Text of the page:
Medical Innovation Exchange

Abbott wins FDA clearance for bedside blood concussion test

Dive Brief:

  • Abbott has received clearance for a whole blood concussion test that can be performed at the patient’s bedside, the company said Monday.
  • The clearance is the first time the Food and Drug Administration has authorized a test that uses whole blood to help evaluate patients with a suspected mild traumatic brain injury (TBI), also known as a concussion. 
  • Eliminating the need to separate plasma from whole blood for testing could cut time to diagnosis by enabling healthcare professionals to generate results in 15 minutes at the patient’s bedside, allowing for the test to be used in health facilities outside of a hospital emergency room, Abbott said. 

Dive Insight:

Abbott has received a series of clearances for concussion tests in recent years. The FDA cleared Abbott’s rapid handheld I-Stat TBI plasma test in 2021. That diagnostic generates results 15 minutes after the user inserts the test cartridge but only works with plasma samples. Abbott received clearance of a laboratory blood test, which analyzes samples of plasma and serum, in 2023. 

The latest clearance covers an I-Stat cartridge that analyzes whole blood, eliminating the time it takes to remove cells from plasma and sending samples to and from the laboratory.

“It’s important to be able to triage patients quickly,” Geoffrey Manley, chief of neurosurgery at Zuckerberg San Francisco General Hospital, said in a statement. “Historically, that process for suspected concussions was largely subjective. With the help of this whole blood test, we can quickly and objectively determine whether or not a patient needs a CT scan or additional evaluation, right at the point of care.”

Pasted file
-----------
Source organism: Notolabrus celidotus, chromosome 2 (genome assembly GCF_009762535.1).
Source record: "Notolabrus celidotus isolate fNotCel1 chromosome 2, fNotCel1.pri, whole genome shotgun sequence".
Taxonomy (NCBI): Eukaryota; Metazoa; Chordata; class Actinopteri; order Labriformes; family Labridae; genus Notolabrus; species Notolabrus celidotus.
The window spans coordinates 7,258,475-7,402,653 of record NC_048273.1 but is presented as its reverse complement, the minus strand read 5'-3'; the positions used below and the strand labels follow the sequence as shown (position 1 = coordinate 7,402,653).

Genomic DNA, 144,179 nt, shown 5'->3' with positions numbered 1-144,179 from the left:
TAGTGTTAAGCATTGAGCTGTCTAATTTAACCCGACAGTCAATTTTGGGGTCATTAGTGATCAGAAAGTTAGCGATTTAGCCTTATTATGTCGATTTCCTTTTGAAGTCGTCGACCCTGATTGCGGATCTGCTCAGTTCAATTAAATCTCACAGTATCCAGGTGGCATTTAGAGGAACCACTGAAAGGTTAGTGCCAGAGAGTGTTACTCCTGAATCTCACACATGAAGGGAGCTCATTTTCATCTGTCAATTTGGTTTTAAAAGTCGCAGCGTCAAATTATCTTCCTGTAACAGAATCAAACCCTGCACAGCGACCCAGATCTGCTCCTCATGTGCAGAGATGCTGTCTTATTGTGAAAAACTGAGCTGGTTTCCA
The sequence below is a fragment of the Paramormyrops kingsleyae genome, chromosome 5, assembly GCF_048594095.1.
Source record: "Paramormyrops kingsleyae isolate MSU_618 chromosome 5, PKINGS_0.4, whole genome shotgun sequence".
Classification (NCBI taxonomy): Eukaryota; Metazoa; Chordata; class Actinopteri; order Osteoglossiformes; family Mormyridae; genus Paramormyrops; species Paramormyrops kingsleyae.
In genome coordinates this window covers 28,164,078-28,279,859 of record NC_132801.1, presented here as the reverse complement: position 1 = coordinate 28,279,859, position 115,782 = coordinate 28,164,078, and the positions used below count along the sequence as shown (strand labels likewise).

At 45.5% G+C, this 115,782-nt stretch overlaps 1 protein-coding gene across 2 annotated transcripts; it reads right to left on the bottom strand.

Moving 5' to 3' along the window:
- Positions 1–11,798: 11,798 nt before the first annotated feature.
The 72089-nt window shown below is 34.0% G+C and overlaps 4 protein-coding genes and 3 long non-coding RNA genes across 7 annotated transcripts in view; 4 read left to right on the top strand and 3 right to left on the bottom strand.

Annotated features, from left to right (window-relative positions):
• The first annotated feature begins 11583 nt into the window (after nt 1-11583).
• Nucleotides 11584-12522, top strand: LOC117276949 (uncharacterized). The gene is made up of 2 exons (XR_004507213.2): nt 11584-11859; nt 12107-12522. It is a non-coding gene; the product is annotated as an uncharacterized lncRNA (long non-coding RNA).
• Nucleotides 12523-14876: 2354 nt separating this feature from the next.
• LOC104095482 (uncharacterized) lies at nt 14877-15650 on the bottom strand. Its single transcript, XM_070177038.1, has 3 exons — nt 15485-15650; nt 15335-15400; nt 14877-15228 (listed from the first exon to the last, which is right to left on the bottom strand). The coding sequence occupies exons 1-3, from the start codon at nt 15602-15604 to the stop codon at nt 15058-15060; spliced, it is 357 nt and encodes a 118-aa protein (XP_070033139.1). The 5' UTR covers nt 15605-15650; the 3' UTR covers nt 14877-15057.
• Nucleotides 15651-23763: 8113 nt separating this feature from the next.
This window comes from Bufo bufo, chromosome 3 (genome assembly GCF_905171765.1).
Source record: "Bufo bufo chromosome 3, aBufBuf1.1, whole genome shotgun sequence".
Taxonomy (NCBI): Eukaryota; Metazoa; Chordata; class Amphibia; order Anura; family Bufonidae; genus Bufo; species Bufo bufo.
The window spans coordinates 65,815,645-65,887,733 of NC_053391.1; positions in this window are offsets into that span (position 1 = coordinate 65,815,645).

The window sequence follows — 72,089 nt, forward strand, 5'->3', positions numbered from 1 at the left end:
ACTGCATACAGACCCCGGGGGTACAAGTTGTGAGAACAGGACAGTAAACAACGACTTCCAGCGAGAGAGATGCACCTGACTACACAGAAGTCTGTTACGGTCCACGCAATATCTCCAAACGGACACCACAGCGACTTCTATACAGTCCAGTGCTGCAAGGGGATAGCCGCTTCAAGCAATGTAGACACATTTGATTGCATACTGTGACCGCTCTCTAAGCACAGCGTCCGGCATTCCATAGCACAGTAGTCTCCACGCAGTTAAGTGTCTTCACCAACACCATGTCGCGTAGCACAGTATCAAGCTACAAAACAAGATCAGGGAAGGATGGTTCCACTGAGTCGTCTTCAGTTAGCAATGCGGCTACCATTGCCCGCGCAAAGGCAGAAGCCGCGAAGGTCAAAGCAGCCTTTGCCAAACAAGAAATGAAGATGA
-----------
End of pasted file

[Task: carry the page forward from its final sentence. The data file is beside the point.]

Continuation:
An Abbott-commissioned survey of 3,000 people in the U.S. found roughly half of people who suspect they have a concussion never get it checked. The new cartridge could remove barriers to testing by enabling urgent care clinics with certificates to perform moderate complexity tests to assess patients for TBI.

Abbott’s longer-term goal is to develop a test suitable for use in non-healthcare settings, such as on the sidelines of sporting events. The i-STAT TBI blood test was developed with the U.S. Army Medical Materiel Development Activity, a subordinate element of the U.S. Army Medical Research and Development Command.

Nick Paul Taylor

Leave a Comment

Your email address will not be published. Required fields are marked *

Leave the field below empty!